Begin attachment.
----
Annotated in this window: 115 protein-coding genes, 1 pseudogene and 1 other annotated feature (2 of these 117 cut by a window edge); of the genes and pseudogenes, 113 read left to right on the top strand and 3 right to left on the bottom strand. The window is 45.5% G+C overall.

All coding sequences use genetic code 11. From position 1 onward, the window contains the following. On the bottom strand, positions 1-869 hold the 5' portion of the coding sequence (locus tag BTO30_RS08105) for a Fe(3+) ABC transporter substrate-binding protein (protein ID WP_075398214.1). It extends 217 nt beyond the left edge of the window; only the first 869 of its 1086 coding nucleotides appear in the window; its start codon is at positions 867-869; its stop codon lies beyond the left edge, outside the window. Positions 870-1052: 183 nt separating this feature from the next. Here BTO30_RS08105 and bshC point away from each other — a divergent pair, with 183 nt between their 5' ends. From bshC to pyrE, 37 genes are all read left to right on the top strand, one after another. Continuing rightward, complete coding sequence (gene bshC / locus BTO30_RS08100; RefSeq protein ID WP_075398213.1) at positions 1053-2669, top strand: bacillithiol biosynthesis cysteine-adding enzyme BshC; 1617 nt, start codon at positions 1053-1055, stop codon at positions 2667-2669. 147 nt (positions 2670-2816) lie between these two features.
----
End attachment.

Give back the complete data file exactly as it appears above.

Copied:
Annotated in this window: 115 protein-coding genes, 1 pseudogene and 1 other annotated feature (2 of these 117 cut by a window edge); of the genes and pseudogenes, 113 read left to right on the top strand and 3 right to left on the bottom strand. The window is 45.5% G+C overall.

All coding sequences use genetic code 11. From position 1 onward, the window contains the following. On the bottom strand, positions 1-869 hold the 5' portion of the coding sequence (locus tag BTO30_RS08105) for a Fe(3+) ABC transporter substrate-binding protein (protein ID WP_075398214.1). It extends 217 nt beyond the left edge of the window; only the first 869 of its 1086 coding nucleotides appear in the window; its start codon is at positions 867-869; its stop codon lies beyond the left edge, outside the window. Positions 870-1052: 183 nt separating this feature from the next. Here BTO30_RS08105 and bshC point away from each other — a divergent pair, with 183 nt between their 5' ends. From bshC to pyrE, 37 genes are all read left to right on the top strand, one after another. Continuing rightward, complete coding sequence (gene bshC / locus BTO30_RS08100; RefSeq protein ID WP_075398213.1) at positions 1053-2669, top strand: bacillithiol biosynthesis cysteine-adding enzyme BshC; 1617 nt, start codon at positions 1053-1055, stop codon at positions 2667-2669. 147 nt (positions 2670-2816) lie between these two features.